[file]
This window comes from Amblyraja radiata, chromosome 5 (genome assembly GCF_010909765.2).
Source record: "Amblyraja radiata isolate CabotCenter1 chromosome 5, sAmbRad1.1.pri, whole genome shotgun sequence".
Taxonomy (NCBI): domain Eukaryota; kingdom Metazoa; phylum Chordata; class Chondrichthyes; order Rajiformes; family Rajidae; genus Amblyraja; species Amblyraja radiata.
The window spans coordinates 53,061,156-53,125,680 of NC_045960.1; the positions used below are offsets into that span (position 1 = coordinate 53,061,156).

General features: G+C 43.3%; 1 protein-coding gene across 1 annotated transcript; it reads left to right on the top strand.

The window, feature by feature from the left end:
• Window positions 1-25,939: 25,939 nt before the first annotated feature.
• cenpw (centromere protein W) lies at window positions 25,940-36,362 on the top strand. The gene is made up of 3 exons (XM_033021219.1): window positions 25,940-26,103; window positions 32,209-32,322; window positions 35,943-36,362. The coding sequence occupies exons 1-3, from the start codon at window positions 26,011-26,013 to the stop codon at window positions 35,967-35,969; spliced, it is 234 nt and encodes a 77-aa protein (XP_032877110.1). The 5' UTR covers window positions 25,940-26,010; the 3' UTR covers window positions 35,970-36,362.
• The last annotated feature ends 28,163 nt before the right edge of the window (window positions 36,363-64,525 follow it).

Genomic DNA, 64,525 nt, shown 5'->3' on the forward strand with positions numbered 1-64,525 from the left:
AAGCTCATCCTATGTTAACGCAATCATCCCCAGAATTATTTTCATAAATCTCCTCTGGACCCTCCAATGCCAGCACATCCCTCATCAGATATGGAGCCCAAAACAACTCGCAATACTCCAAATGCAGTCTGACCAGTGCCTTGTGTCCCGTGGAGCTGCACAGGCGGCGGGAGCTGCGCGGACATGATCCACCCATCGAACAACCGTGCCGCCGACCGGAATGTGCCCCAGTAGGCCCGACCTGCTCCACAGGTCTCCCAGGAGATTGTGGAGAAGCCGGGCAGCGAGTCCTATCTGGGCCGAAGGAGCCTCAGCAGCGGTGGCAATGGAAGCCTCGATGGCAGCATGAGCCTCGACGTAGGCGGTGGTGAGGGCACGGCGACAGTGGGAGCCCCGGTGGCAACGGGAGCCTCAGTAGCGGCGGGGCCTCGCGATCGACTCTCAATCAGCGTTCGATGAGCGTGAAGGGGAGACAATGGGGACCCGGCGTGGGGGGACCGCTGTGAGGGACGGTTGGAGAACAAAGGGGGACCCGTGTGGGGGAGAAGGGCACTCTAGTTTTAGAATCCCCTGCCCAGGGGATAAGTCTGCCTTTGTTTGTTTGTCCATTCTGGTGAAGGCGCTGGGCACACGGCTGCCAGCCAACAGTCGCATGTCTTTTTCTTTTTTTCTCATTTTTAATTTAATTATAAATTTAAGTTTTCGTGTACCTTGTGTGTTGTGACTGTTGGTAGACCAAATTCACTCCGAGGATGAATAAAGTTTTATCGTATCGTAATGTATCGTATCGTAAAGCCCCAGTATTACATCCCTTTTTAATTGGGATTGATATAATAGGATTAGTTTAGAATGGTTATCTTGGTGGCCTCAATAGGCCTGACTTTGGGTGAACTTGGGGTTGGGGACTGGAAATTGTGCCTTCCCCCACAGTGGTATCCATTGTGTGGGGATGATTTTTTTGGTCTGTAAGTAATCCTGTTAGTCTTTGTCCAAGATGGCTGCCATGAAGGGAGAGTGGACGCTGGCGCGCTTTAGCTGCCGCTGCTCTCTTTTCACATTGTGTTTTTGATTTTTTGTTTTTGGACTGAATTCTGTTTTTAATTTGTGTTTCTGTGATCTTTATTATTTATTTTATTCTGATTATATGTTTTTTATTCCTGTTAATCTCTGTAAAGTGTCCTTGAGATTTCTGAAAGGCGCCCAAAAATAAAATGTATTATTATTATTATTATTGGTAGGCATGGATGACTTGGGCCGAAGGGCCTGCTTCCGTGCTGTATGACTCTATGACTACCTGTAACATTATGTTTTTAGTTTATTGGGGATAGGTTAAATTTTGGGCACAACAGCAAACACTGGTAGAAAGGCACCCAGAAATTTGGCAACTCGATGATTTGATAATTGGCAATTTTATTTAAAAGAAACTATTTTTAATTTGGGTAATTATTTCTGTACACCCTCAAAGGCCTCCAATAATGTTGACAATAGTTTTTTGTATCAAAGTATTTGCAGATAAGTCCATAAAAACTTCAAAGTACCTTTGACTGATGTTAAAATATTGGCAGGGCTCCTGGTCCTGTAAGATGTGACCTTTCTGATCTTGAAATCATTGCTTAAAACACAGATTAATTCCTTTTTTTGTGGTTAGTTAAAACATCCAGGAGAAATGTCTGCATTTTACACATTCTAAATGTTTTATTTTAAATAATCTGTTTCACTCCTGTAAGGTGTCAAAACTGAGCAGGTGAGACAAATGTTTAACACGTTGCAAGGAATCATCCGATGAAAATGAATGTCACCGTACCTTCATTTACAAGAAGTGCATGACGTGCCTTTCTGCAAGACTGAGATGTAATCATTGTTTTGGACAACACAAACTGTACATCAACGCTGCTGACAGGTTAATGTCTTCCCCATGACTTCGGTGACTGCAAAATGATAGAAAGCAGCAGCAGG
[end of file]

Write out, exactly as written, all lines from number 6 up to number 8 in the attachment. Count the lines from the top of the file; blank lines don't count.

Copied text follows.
The window, feature by feature from the left end:
• Window positions 1-25,939: 25,939 nt before the first annotated feature.
• cenpw (centromere protein W) lies at window positions 25,940-36,362 on the top strand. The gene is made up of 3 exons (XM_033021219.1): window positions 25,940-26,103; window positions 32,209-32,322; window positions 35,943-36,362. The coding sequence occupies exons 1-3, from the start codon at window positions 26,011-26,013 to the stop codon at window positions 35,967-35,969; spliced, it is 234 nt and encodes a 77-aa protein (XP_032877110.1). The 5' UTR covers window positions 25,940-26,010; the 3' UTR covers window positions 35,970-36,362.